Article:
Gundlach says Trump is 'being crazy like a Fox' to blame the Fed for the market sell-off and explains why interest rates will keep rising

Jeffrey Gundlach. Photo: David A. Grogan/ CNBC/ NBCU Photo Bank via Getty Images.
  • Jeff Gundlach, the CEO of DoubleLine Capital, said Thursday that President Donald Trump was “being crazy like a fox” for his rhetoric on the Federal Reserve.
  • Amid the worst stock-market sell-off of his presidency, Trump had said the Fed was “going loco” by continuing to raise interest rates.
  • Gundlach said the Fed has entered auto-pilot mode, and would need to see weakness in the economy to stop raising rates.

Count Jeff Gundlach among the investors who are not on board with President Donald Trump’s attacks on the Federal Reserve.

This week, amid the longest stock-market sell-off of his presidency, Trump has described the central bank as “crazy” and “going loco” for raising interest rates. Bonds and stocks have sold off since last week Thursday as investors fear the impact of higher borrowing costs on financial conditions.

“When it comes to President Trump, it’s clear to me that he’s being crazy like a fox with his Fed rhetoric,” Gundlach, the CEO of DoubleLine Capital, said in a CNBC interview on Thursday.

He added that the Fed needed to see a material decline in the economic data before it stopped raising rates.

“As long as inflation stays above 2%, as long as the markets don’t throw too big of a fit, and as long as the inflation rate is in the mid-2s, I can see the Fed continuing to tighten,” Gundlach said.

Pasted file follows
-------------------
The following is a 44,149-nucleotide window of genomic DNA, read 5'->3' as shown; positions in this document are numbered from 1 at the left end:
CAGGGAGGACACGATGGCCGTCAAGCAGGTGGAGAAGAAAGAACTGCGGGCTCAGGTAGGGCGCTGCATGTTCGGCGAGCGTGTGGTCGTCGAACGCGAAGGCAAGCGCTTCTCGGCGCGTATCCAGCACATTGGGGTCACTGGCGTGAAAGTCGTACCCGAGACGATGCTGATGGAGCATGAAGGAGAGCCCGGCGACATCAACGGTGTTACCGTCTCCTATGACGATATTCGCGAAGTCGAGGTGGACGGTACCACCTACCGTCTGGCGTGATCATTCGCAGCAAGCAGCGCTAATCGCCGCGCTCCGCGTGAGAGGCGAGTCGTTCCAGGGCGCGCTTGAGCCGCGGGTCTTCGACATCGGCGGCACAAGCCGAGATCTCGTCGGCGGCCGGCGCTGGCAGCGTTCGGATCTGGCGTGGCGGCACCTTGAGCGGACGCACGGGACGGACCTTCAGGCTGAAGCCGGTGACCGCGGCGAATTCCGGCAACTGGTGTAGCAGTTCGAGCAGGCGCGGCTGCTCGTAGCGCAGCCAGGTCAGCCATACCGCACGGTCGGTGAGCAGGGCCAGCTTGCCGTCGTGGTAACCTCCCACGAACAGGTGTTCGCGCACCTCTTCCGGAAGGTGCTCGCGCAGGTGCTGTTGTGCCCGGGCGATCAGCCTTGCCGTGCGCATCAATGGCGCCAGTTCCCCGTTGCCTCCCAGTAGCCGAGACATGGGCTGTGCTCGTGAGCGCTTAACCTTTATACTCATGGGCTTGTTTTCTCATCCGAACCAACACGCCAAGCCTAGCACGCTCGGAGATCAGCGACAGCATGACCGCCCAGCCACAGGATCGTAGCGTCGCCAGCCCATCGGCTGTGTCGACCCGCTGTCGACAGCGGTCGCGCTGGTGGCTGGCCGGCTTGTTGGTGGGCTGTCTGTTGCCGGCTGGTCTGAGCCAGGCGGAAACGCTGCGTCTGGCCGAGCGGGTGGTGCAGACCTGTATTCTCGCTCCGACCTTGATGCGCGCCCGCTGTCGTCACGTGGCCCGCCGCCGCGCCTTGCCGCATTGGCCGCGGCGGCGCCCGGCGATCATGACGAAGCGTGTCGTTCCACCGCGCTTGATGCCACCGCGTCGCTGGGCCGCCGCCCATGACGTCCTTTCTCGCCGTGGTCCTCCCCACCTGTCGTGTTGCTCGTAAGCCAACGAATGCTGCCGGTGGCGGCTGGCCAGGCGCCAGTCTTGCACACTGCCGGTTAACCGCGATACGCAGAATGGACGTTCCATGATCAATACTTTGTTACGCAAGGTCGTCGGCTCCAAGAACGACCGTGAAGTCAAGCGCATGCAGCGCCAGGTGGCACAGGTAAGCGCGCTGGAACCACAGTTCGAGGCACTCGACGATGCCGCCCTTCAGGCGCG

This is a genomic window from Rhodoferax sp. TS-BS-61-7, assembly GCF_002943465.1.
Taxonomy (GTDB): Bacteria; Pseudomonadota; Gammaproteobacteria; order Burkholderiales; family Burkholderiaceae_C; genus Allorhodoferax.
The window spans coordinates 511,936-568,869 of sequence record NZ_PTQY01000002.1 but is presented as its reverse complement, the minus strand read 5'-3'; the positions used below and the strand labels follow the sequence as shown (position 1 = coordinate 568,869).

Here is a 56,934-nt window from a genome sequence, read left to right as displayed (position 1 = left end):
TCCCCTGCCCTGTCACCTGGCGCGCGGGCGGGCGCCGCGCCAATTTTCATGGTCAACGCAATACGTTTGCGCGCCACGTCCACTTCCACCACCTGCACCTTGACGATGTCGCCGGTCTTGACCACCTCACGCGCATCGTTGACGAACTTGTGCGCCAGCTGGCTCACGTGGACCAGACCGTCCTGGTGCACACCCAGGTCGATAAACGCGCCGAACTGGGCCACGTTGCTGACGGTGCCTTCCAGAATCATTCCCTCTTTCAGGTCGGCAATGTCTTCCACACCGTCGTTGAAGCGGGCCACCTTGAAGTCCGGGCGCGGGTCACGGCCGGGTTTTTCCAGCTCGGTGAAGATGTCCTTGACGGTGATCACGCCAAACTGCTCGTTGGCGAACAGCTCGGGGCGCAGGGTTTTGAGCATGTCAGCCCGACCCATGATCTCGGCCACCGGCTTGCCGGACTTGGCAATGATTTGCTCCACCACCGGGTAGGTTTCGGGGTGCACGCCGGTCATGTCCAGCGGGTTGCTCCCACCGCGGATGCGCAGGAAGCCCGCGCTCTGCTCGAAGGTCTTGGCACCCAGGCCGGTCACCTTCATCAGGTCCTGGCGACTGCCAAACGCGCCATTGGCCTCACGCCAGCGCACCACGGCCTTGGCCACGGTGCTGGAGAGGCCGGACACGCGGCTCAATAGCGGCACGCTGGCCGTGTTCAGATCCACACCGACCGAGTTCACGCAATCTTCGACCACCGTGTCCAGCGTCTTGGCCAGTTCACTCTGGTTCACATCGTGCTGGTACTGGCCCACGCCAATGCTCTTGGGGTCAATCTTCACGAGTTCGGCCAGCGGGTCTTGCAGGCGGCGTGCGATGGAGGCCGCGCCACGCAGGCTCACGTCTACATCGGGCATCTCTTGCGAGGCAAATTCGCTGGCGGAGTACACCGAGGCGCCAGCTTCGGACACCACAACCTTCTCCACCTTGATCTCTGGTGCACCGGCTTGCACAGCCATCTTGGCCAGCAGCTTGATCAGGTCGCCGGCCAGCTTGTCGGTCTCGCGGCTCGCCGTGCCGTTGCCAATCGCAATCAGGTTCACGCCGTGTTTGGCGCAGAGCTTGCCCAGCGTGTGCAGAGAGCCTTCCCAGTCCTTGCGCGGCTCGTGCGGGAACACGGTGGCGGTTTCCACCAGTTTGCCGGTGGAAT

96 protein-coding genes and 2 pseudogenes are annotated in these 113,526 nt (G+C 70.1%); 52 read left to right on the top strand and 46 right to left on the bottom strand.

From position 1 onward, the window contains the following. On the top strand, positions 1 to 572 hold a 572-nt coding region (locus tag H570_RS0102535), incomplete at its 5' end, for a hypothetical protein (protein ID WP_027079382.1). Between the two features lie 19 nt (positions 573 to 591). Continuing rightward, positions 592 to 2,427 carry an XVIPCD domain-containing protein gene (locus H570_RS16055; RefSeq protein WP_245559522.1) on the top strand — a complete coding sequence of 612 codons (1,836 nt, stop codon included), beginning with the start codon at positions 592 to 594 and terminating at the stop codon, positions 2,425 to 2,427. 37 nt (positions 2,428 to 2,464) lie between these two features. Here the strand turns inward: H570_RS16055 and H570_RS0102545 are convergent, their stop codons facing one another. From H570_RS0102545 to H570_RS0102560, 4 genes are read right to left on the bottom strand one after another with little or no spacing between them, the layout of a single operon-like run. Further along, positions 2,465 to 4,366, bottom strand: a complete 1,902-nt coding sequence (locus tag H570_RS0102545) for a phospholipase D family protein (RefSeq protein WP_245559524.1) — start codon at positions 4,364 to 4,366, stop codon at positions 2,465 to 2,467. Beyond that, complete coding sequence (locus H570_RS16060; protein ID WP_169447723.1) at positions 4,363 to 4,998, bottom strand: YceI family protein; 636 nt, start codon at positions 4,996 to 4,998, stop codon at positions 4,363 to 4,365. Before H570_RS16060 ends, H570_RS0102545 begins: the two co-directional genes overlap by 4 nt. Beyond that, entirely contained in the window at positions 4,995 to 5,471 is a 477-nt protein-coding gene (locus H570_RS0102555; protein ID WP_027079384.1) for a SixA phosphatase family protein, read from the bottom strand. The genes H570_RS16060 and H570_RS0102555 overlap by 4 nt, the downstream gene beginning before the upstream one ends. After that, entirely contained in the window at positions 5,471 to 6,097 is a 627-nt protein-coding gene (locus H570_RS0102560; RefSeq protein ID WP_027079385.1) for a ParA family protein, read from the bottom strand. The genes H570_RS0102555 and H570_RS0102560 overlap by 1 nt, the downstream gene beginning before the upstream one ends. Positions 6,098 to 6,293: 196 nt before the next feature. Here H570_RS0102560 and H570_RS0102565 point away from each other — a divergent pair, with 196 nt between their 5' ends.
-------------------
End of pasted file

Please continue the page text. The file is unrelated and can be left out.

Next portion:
“We’re in the place now – that auto-pilot place – where you need the data to change to the downside.”

Fed Chairman Jerome Powell said in September that the central bank did not “consider political factors or things like that.”

Gundlach agreed that interest rates were partly responsible for the market sell-off. As yields rose in September, he made the prescient call that the 30-year bond closing above the key resistance level of 3.25% for two days in a row would be a “game changer” for markets.

He said on Thursday that rates were likely to head higher.

“If you look at the charts and the way the market is behaving, and you think about the trends that are underneath the bond market, it wouldn’t be surprising at all to see the 30-year go to 4% before this move of the breakout above 3.25 is over,” he said.

“And the curve should probably steepen. Maybe the 10-year Treasury makes it to 3.50 or 3.60 during that move.”

The 10- and 30-year yields were at 3.14% and 3.31% at 2:46 p.m. ET on Thursday.

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